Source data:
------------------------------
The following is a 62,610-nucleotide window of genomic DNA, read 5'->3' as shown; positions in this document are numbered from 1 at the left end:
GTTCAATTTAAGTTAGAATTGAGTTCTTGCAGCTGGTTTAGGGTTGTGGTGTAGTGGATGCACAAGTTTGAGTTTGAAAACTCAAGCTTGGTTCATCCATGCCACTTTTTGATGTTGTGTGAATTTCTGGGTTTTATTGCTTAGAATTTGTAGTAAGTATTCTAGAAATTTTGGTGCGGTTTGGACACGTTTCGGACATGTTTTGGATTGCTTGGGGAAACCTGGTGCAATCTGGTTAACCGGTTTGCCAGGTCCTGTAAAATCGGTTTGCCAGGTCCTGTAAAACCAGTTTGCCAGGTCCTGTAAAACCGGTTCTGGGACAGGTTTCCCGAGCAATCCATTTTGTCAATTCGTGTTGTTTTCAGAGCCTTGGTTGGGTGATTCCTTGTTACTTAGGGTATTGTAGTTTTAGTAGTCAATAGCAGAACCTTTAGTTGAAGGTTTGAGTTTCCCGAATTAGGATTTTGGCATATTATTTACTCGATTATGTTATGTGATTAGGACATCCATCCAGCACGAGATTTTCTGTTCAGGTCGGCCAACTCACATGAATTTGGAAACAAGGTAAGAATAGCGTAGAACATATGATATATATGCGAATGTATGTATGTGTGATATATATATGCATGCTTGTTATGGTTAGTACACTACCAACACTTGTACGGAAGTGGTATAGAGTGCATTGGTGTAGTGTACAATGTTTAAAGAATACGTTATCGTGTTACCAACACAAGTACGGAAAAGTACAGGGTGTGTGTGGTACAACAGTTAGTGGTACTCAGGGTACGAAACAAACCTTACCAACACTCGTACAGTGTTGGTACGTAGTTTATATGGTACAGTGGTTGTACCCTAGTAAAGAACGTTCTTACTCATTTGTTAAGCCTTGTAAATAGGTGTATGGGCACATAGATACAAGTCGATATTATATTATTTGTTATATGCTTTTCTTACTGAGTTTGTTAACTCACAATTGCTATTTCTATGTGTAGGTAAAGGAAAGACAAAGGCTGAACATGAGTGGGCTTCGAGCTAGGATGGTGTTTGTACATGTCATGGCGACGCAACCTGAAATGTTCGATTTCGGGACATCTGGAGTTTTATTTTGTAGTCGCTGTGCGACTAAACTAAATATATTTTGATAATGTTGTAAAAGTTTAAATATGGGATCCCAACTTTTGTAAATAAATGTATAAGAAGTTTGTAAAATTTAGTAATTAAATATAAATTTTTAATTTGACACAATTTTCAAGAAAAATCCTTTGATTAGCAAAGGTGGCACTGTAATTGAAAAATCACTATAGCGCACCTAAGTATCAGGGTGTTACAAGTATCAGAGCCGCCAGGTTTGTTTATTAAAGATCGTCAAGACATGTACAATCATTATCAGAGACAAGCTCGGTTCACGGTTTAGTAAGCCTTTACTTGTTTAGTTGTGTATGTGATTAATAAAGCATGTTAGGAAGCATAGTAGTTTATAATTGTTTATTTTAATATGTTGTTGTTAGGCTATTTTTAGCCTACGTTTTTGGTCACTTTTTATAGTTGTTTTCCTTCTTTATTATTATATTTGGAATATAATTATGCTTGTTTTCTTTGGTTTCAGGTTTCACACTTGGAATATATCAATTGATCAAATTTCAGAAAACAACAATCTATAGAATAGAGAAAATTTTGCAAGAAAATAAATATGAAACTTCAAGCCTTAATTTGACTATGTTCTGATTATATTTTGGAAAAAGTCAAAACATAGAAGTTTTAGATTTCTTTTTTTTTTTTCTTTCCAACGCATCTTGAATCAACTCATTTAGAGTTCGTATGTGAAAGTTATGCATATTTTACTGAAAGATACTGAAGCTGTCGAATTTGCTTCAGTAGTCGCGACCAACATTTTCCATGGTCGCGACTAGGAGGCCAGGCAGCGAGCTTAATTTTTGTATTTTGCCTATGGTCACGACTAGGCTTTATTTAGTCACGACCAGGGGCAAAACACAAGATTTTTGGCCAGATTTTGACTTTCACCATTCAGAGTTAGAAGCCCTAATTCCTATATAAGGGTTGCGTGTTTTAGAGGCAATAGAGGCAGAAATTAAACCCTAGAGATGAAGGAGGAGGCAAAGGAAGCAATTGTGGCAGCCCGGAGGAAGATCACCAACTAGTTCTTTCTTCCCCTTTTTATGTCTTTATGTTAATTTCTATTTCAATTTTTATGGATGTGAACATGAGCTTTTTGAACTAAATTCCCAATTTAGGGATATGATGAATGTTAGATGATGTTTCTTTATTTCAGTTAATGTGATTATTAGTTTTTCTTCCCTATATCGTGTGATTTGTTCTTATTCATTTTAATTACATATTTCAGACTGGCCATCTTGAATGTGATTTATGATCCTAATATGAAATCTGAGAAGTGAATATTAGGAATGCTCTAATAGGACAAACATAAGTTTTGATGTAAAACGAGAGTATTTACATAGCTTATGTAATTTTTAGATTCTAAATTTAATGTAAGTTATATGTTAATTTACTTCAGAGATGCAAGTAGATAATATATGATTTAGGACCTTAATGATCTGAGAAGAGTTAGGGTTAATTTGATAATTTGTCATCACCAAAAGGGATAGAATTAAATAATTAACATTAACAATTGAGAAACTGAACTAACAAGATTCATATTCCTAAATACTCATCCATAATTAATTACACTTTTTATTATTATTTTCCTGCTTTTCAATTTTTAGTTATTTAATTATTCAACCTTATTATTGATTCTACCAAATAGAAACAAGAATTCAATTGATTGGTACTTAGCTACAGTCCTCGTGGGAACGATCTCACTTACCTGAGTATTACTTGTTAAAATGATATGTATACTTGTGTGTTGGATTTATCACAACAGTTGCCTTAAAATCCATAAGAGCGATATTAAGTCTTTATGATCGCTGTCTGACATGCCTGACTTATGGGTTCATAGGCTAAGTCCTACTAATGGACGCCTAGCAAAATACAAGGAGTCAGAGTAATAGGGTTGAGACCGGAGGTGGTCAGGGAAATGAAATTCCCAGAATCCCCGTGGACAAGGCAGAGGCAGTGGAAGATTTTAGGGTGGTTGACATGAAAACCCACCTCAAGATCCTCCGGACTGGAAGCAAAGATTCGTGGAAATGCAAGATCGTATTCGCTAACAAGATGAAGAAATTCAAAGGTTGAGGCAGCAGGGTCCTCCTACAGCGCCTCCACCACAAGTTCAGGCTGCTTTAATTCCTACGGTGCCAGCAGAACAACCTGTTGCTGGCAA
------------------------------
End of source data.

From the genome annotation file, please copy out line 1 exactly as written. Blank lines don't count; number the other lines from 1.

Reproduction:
The following is a 62,610-nucleotide window of genomic DNA, read 5'->3' as shown; positions in this document are numbered from 1 at the left end: